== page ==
What is a TPMS Sensor & How Does It Work?
It’s never good to drive around with under-inflated tires, it’s bad for fuel economy and it’s bad for safety. That’s why car manufacturers have developed Tire Pressure Monitoring Systems (TPMS). First introduced in 1986, but only for high-end luxury and performance vehicles, the TPMS spread to the rest of the automotive market when it became a legal requirement in 2007. There are two different versions of these systems, Indirect and Direct, so we’ll take a closer look to see what sets them apart from one another.
An Indirect TPMS system works in conjunction with the ABS system, sharing the data from the wheel speed sensors. While a sudden and extreme change in wheel speed tells the ABS system that a wheel is either slipping or has locked, a persistent difference in wheel speeds is an indicator of an underinflated tire. This kind of piggybacking keeps the cost of the system low, both in terms of initial cost and maintenance, The downside is that it isn’t actually measuring tire pressure, so things like uneven tire wear or installing a tire in a different size can throw it off. The system also needs to be reset after every tire rotation, or even just after inflating your tires.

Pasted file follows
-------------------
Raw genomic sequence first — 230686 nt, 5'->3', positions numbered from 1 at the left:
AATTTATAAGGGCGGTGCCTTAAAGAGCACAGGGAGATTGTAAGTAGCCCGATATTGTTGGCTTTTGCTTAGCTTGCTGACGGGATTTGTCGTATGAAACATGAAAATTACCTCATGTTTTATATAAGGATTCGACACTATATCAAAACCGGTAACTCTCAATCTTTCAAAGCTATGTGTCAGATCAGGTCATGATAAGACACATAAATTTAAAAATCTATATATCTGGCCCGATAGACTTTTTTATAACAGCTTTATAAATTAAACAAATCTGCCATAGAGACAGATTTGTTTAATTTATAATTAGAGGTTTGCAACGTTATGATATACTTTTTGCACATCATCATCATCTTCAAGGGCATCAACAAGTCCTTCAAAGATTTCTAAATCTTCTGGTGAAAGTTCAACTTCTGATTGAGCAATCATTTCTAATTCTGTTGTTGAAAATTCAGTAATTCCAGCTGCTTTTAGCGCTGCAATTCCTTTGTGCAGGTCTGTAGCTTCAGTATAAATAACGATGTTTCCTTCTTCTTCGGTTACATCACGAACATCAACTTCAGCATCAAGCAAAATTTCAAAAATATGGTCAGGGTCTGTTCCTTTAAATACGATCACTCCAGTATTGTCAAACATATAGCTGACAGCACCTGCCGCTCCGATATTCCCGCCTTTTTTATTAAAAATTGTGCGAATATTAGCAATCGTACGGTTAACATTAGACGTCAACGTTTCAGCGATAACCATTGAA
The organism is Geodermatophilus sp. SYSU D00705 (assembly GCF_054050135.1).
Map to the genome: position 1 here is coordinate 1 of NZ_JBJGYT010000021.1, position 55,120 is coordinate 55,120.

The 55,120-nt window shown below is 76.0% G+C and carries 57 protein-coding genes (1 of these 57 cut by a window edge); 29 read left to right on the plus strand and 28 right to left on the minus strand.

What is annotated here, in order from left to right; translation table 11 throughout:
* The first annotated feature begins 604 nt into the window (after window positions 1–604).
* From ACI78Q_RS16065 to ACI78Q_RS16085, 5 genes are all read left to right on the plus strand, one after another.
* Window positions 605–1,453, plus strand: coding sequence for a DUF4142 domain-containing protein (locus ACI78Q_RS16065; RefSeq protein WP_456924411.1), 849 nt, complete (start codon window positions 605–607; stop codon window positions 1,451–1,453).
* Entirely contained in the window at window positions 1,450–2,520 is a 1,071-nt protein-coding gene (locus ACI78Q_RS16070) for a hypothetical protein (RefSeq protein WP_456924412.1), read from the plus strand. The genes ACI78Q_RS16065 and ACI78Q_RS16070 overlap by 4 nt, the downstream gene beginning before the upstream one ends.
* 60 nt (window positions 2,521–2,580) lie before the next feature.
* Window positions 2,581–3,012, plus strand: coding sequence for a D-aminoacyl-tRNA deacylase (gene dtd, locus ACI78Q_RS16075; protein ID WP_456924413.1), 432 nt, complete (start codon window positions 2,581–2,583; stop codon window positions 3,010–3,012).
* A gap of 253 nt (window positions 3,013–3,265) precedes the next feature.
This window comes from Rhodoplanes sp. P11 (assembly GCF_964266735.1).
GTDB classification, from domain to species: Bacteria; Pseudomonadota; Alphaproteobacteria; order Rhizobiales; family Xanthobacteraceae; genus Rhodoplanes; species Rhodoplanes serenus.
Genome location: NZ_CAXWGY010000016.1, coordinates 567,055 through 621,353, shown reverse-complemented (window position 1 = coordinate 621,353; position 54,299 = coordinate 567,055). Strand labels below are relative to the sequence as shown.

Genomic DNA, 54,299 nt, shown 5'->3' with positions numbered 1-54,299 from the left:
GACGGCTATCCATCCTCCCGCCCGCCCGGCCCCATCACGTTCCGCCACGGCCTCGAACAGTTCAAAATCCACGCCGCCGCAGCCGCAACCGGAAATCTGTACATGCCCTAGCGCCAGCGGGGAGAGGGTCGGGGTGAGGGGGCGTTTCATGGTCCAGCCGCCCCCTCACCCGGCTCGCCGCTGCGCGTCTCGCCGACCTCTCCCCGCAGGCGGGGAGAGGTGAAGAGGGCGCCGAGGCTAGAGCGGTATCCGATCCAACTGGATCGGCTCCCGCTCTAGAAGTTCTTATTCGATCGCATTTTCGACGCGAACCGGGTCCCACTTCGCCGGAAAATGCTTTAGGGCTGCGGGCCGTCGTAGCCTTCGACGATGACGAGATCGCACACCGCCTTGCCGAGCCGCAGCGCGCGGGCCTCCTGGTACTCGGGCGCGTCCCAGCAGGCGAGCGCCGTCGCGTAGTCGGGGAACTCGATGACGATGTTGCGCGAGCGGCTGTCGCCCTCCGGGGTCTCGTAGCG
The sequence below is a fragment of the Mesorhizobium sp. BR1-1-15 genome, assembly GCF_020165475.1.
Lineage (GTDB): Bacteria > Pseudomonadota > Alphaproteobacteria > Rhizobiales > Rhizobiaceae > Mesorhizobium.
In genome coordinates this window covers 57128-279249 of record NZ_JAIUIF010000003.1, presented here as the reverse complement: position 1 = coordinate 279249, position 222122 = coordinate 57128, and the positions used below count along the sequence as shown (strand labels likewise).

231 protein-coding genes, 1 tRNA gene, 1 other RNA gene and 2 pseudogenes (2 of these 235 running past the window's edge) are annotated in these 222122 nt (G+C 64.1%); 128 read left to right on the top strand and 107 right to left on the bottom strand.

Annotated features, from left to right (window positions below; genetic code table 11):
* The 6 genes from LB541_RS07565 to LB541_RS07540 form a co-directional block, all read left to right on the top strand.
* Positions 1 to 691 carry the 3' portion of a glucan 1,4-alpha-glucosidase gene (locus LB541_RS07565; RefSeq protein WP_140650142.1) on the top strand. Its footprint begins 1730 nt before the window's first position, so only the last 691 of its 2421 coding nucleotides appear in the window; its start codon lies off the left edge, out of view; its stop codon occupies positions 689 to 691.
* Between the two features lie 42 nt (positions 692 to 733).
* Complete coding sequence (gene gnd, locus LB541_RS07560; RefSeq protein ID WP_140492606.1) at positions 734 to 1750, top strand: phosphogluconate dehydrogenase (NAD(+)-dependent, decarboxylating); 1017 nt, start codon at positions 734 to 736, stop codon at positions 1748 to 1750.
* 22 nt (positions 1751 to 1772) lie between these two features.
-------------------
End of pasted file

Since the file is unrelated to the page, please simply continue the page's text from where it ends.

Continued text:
A much more accurate way of monitoring tire pressure is a Direct TPMS. This system relies on dedicated sensors that sit inside the tire and monitor actual tire pressure. Uneven wear patterns and different-sized wheels won’t cause issues with a Direct TPMS system, and the sensors don’t need to be reset so frequently. The sensors themselves work wirelessly and therefore require a battery. Battery life is good, typically lasting about a decade, although when a battery wears down, it usually requires the whole sensor to be replaced. This is part of what makes Direct systems more expensive than Indirect systems.
TPMS Warning Lights
There are a few different types of tire pressure warning lights, but the most common is a horseshoe-shaped icon with an exclamation mark in the middle. There could also be a light that just says “TPMS”, and sometimes it will be a combination of the two. This could mean either that a tire is low, or that there is a problem with the sensor itself. This can be verified by manually checking the pressure of each tire, and this is something that should be done regularly anyway, since sensors aren’t always 100% accurate. Whatever the issue, if you have a TPMS dash light on, we strongly recommend that you contact our service department, as this could potentially be a serious safety issue.